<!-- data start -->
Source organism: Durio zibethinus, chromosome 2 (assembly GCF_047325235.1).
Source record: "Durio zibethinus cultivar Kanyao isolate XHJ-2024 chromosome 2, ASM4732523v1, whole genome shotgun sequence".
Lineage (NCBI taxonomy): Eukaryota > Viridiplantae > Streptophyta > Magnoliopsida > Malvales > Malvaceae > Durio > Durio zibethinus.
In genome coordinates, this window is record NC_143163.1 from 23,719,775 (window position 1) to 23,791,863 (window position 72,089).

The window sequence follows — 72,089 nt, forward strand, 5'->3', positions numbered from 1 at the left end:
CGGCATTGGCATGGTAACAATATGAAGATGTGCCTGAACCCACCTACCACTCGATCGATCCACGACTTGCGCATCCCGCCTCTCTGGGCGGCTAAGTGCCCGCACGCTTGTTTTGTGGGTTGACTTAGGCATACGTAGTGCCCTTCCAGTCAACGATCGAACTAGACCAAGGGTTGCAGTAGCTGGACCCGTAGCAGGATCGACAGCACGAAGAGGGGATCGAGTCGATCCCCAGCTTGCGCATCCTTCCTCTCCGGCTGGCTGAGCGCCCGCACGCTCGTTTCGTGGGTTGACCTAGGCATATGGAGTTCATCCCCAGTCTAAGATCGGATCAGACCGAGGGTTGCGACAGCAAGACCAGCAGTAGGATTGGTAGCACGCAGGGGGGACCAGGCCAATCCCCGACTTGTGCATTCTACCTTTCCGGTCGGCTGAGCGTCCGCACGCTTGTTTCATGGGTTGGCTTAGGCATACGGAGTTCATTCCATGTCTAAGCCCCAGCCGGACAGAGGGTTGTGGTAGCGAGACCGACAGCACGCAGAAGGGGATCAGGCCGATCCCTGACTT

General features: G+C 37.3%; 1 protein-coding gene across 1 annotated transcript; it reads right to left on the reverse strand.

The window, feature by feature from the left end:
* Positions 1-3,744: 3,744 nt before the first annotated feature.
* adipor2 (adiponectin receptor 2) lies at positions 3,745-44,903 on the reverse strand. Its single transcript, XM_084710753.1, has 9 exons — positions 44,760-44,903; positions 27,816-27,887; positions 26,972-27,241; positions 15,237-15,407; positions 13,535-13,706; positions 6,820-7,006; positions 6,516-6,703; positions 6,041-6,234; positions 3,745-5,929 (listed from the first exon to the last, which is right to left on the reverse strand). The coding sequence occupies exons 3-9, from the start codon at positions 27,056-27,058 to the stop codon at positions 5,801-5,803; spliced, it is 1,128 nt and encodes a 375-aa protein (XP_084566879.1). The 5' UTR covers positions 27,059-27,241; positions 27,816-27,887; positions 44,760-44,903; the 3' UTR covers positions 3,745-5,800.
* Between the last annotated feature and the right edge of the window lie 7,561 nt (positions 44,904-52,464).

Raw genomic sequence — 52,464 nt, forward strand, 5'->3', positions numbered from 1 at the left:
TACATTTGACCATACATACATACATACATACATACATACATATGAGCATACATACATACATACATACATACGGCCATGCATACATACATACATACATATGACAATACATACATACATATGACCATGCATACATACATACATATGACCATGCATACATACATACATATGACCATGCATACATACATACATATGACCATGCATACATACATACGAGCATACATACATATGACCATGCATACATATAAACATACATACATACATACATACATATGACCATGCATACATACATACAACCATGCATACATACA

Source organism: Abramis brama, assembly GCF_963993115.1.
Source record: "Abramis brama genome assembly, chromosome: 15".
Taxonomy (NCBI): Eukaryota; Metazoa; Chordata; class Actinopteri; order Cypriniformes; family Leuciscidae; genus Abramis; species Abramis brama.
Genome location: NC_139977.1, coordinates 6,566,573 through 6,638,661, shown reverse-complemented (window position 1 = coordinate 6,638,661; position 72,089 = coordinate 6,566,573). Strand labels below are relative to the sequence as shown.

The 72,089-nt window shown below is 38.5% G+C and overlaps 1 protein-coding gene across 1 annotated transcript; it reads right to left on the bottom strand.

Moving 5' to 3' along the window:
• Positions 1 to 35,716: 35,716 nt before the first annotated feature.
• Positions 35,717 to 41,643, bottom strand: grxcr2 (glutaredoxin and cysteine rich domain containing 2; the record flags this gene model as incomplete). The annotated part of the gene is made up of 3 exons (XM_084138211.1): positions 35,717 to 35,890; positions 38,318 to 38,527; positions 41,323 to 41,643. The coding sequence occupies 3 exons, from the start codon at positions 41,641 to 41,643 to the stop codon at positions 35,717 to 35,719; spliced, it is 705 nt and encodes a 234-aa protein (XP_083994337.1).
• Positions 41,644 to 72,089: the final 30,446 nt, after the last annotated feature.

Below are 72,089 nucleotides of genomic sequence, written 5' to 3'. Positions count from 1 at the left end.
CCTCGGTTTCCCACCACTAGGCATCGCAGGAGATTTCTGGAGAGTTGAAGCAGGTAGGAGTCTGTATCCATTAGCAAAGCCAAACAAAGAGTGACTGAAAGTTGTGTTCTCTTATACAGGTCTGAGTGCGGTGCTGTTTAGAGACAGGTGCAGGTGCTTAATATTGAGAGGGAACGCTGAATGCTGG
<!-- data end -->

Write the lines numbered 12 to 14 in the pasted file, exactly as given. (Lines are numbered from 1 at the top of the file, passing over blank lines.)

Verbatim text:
Raw genomic sequence — 52,464 nt, forward strand, 5'->3', positions numbered from 1 at the left:
TACATTTGACCATACATACATACATACATACATACATACATATGAGCATACATACATACATACATACATACGGCCATGCATACATACATACATACATATGACAATACATACATACATATGACCATGCATACATACATACATATGACCATGCATACATACATACATATGACCATGCATACATACATACATATGACCATGCATACATACATACGAGCATACATACATATGACCATGCATACATATAAACATACATACATACATACATACATATGACCATGCATACATACATACAACCATGCATACATACA

Source organism: Abramis brama, assembly GCF_963993115.1.